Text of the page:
Cats release a number of different pheramones that enable them to communicate through scent. Some pheramones have a calming, anti-anxiety effect and are synthesised to enable you to help calm your cat in new or threatening situations. By introducing the presence of pheromones, owners can send calming scent messages to cats, which help to reduce behaviours such as hiding, scratching, or spraying. Your vet or pet shop can advise you on this.

Cat exploring the house

Getting used to all the strange sounds, smells and experiences that new homes contain is time consuming. To start with, sounds like the telephone, children's voices and dogs barking can be quite scary for cats who may not have experienced these before. The same applies to the smells of our carpets, furniture, cooking and household chemicals. By gradually introducing new experiences over time, you can help manage this process. Most cats will be ready to explore the rest of the house after a few days. Some cats need longer; that's fine too.

Bonding with your cat

Just as every cat will be different, so will every household. Some will be a haven of calm. While others can be a far noisier affair with children, visitors and maybe other cats and dogs too.

A few hours after you bring her home, quietly enter the room and sit on the floor nearby. Allow the cat to come to you, rather than seeking to take control of the situation. Talk to her in a calm, quiet voice. If she chooses to come to you, make only gentle, controlled movements to make physical contact. However tempting, resist the temptation to pick her up and just allow her to get used to you. Gradually, let other people in the house and repeat the same process. Remember make sure you supervise children, one at a time.

Cats need to get used to individual smells that we carry with us on our skin and in our clothes. A quiet and controlled period of introduction allows your cat to become used to the things we take for granted.

Then, gradually, introduce some playtime. Toys that move, such as danglers and strings, are great as they don't make any noise. Few cats can resist pouncing on something that moves along the floor!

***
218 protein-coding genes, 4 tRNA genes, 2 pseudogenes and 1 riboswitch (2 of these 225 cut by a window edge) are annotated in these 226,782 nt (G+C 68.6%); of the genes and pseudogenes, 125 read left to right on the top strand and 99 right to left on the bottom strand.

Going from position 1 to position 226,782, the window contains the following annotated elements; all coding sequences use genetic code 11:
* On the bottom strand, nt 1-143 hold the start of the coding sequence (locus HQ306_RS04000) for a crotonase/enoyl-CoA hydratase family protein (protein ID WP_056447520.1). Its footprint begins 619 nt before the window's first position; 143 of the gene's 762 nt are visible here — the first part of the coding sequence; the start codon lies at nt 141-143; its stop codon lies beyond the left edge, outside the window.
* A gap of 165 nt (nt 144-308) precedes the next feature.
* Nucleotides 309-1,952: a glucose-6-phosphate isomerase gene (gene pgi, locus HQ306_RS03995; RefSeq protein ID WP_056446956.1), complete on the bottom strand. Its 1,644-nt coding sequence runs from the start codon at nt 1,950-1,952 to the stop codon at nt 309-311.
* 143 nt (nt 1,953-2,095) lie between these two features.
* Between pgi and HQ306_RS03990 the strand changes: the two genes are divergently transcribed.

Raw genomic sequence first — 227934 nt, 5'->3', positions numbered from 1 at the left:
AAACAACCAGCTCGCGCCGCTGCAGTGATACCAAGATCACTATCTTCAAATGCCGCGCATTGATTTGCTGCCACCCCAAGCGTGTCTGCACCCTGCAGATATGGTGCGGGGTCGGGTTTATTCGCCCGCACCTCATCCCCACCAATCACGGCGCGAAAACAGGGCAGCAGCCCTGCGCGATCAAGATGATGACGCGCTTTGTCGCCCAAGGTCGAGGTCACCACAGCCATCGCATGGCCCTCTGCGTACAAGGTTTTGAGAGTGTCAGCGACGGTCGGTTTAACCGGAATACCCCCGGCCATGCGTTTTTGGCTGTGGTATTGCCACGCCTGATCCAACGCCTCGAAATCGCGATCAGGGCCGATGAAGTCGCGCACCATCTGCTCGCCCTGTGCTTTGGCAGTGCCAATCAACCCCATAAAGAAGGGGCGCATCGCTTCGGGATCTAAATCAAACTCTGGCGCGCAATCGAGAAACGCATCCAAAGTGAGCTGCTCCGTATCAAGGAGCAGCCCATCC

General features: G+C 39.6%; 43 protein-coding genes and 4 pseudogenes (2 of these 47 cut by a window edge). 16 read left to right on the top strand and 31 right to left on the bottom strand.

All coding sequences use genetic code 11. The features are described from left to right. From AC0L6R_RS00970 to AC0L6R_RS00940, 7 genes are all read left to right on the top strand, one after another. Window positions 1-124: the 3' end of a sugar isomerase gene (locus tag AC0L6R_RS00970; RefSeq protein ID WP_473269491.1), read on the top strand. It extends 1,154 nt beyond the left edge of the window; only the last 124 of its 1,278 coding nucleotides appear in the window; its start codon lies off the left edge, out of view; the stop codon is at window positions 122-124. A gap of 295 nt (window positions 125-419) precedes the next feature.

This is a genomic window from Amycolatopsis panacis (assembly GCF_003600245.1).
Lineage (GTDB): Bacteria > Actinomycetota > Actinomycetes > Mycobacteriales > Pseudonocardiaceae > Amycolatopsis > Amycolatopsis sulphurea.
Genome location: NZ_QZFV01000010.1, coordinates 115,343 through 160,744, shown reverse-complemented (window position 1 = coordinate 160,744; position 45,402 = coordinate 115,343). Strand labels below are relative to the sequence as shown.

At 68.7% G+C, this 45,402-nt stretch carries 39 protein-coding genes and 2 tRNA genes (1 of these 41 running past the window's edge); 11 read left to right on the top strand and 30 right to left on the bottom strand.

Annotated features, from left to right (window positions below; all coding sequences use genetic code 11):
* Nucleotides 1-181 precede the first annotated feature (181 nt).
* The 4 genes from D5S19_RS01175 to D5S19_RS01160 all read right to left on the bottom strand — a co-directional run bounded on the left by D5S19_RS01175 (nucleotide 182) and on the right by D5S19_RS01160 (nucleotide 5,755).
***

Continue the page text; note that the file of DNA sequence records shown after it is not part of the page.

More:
As things progress, you can gradually open things up, allowing the cat to explore other areas of the house. Keep all windows and doors securely closed, letting other people know not to come though those closed doors.

Meeting another cat or dog that is already part of the family needs careful managemnt. There is plenty of good advice on the internet.

The bigger picture

Deciding whether your cat will be free to go outside or will be an indoor house-cat is important. Discussing these options with your veterinary surgeon can help you prepare for either option. Only visit the vet when your cat is relaxed and comfortable in her new home. This will allow her to see coming home as returning to her safe and secure place. The only exception would be if she is not eating, drinking or toileting after two days. In which case, you should seek veterinary advice without delay.

Overcoming your cat's fear of her new surroundings can be enormously rewarding. It may take days or even weeks for her to let you stroke her, let alone pick her up.

Cat eating it's food

However, allowing the cat to develop at her own pace will pay enormous dividends. A cat that is comfortable and secure in your company is a bonus later on.

Going too fast at this stage will set everything back. Patience is definitely the right approach - just ask your cat, she'll know when the right time is!